Tang Z.,King Abdullah University of Science and Technology | Julia J.,Federal University of Rio Grande do Norte | Zahran H.,National Center for Earthquakes and Volcanoes | Mai P.M.,King Abdullah University of Science and Technology
Tectonophysics | Year: 2016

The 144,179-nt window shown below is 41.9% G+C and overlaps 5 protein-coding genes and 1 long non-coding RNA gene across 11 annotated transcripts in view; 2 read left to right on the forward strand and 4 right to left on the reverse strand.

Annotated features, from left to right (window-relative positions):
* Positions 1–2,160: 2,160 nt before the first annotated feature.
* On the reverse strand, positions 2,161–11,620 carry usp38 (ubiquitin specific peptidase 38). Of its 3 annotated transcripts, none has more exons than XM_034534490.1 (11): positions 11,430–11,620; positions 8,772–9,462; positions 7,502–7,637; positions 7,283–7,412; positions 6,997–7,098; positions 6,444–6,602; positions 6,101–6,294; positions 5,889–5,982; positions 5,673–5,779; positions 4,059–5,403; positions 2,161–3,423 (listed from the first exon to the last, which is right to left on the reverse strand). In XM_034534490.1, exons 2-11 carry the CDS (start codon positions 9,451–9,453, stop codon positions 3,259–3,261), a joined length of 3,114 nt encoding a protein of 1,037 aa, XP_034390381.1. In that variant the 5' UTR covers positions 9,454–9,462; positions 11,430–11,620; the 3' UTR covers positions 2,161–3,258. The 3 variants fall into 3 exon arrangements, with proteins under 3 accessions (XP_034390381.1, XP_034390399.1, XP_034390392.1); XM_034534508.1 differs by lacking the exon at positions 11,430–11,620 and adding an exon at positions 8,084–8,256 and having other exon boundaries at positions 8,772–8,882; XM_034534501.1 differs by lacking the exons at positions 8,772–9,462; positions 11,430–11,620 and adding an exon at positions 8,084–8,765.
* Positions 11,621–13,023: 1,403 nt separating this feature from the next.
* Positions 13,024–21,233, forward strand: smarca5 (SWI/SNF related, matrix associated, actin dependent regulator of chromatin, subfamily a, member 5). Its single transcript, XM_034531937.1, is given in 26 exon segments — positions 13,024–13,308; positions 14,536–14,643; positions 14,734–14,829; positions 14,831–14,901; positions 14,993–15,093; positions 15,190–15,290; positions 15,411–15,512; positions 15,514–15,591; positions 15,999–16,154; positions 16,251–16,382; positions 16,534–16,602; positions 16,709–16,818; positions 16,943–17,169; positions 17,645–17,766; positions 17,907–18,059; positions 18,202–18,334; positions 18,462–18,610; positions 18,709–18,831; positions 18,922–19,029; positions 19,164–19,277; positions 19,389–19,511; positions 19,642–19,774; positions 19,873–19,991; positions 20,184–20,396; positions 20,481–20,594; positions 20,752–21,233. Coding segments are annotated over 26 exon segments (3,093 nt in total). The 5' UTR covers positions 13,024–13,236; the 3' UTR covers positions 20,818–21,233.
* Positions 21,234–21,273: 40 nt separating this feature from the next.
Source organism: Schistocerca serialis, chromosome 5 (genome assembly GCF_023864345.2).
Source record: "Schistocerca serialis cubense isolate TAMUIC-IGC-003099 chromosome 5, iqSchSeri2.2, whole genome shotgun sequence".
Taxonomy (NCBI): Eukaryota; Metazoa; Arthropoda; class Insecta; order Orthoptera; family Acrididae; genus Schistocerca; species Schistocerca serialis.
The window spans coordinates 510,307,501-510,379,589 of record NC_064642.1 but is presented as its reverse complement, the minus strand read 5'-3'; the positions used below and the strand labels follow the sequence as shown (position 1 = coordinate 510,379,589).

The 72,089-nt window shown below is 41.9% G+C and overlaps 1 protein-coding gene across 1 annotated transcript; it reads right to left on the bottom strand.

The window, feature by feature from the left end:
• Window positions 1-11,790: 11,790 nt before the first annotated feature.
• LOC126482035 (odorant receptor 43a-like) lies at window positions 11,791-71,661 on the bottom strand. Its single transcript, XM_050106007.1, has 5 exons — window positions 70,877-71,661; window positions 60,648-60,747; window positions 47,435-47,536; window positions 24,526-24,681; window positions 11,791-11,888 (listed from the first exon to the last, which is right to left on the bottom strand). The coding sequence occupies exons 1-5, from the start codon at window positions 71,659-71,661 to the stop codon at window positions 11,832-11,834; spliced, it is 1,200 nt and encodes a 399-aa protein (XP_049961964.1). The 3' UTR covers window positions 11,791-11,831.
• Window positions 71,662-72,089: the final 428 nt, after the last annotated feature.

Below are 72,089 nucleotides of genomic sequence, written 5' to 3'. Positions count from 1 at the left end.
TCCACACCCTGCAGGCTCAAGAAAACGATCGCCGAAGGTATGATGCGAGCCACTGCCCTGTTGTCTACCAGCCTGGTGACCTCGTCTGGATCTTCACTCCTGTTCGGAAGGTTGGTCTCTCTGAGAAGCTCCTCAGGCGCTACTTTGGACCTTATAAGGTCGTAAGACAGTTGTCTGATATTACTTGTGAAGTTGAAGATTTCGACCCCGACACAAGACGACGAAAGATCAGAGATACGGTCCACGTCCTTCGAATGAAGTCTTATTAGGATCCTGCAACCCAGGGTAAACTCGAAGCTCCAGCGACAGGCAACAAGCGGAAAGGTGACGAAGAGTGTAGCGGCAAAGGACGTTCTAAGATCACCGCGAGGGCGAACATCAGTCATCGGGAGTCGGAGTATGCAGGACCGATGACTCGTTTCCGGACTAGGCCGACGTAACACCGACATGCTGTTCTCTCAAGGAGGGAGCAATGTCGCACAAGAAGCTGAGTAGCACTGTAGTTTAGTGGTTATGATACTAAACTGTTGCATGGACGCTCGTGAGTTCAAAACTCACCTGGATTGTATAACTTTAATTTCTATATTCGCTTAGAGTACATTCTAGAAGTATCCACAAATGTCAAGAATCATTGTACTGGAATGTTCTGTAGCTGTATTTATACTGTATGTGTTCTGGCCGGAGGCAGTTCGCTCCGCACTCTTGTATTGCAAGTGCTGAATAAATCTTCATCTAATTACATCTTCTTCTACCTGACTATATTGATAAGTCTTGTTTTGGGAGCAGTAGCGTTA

We investigate the lithospheric shear-wave velocity structure of Saudi Arabia by conducting H-κ stacking analysis and jointly inverting teleseismic P-receiver functions and fundamental-mode Rayleigh wave group velocities at 56 broadband stations deployed by the Saudi Geological Survey (SGS). The study region, the Arabian plate, is traditionally divided into the western Arabian shield and the eastern Arabian platform: The Arabian shield itself is a complicated mélange of crustal material, composed of several Proterozoic terrains separated by ophiolite-bearing suture zones and dotted by outcropping Cenozoic volcanic rocks (locally known as harrats). The Arabian platform is primarily covered by 8 to 10 km of Paleozoic, Mesozoic and Cenozoic sedimentary rocks. Our results reveal high Vp/Vs ratios in the region of Harrat Lunayyir, which are interpreted as solidified magma intrusions from old magmatic episodes in the shield. Our results also indicate slow velocities and large upper mantle lid temperatures below the southern and northern tips of the Arabian shield, when compared with the values obtained for the central shield. We argue that our inferred patterns of lid velocity and temperature are due to heating by thermal conduction from the Afar plume (and, possibly, the Jordan plume), and that volcanism in western Arabia may result from small-scale adiabatic ascent of magma diapirs. © 2016 The Authors.